Reviewed by: Richard F. Schmitz
Starring: Olivier Martinez, Juliette Binoche, Isabelle Carré, François Cluzet, Jean Yanne | Directed by: Jean-Paul Rappeneau | Written by: Jean-Claude Carrière, Nina Companeez, Jean-Paul Rappeneau
“Horseman on the Roof” (Le Hussard Sur Le Toit) is an exciting historical drama, with the hero a true man of honor. The film, in French with English subtitles, is set in France in the 1830s. (In French with English subtitles.)
The film opens with the main character—an Italian nobleman (played by Oliver Martinez) and revolutionary—being pursued by Austrian Hapsburg agents. If you recall your European history, the 1830s is post-Napoleon, France is relatively weak under Louis-Phillippe and Italy is divided, with the North under the control of the Hapsburgs. They are not interested in Italian unification or liberalization along the line of the Americans. After the protagonist, who is in exile, eludes his pursuers, he escapes into the southern French countryside, which is ravaged by a massive Cholera epidemic. After finding villages decimated, the protagonist finds himself in a small town in the grips of fear, anarchy and terror. There the Horseman meets a woman (Juliette Binoche) who gives him shelter and aids his escape. Later the two meet again, and together they flee the plague, assassins, and government troops who are trying to keep everyone in quarantine. Their interaction is wonderful; he lives by a code of honor and is duty-bound to continue his cause and to protect her. She’s strong-willed, and would really like to be on her way without any help. Problem is, whenever she strikes out on her own—she needs rescuing, and he’s there to do the job.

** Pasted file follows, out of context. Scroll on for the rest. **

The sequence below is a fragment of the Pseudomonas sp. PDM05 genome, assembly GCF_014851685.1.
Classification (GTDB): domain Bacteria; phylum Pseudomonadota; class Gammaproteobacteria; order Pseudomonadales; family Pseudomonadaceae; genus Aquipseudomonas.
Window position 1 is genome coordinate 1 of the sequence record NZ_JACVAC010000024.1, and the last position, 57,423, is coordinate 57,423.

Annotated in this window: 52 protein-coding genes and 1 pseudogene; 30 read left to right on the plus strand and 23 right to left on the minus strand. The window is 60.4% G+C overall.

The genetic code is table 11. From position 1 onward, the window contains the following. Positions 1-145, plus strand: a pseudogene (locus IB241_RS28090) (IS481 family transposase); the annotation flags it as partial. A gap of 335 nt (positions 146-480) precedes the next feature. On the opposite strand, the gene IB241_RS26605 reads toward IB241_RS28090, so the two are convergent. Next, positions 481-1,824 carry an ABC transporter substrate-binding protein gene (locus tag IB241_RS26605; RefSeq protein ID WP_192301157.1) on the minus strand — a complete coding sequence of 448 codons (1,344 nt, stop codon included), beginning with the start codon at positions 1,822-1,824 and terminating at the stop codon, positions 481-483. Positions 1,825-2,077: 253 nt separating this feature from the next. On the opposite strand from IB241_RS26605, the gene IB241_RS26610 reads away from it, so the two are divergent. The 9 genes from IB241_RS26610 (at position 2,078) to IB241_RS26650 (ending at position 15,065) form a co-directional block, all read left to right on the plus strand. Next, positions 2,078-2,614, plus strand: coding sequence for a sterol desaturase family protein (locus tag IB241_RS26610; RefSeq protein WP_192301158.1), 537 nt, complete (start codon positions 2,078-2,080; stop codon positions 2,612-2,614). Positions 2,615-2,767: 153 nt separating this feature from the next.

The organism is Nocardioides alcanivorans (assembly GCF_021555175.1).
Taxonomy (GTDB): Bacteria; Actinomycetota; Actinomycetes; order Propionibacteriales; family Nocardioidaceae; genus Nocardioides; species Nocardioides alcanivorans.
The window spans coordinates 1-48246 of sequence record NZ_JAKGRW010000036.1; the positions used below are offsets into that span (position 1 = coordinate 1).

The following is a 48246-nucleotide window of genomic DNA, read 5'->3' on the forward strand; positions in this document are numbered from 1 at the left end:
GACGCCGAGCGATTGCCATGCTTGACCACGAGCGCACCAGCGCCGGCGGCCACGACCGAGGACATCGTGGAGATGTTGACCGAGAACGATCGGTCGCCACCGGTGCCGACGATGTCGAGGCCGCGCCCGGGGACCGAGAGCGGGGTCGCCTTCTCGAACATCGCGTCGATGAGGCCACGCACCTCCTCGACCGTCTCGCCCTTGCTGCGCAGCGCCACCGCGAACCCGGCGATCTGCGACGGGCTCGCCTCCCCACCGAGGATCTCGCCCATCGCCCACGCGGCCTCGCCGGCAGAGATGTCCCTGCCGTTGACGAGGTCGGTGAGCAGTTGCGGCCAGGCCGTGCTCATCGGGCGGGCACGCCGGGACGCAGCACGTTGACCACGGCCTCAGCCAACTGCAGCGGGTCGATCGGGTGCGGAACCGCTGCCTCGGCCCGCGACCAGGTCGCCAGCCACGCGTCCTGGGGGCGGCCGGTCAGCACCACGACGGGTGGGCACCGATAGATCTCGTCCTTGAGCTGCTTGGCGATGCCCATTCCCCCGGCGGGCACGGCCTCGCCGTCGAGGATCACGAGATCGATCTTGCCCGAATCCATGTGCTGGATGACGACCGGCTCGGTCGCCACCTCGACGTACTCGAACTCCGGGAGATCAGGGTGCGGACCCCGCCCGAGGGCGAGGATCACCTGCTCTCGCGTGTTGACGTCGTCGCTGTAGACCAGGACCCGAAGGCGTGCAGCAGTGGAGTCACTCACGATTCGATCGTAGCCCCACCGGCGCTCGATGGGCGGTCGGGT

My bottom-line warning: This film is not for kids; it has some squeamish shots of dead cholera victims and the ravens who find them. There is a brief scene where the woman is nude (right at the film’s end, upper nudity) but there is no sexual content (or intent) and the scene works within the plot structure. I highly recommend this film.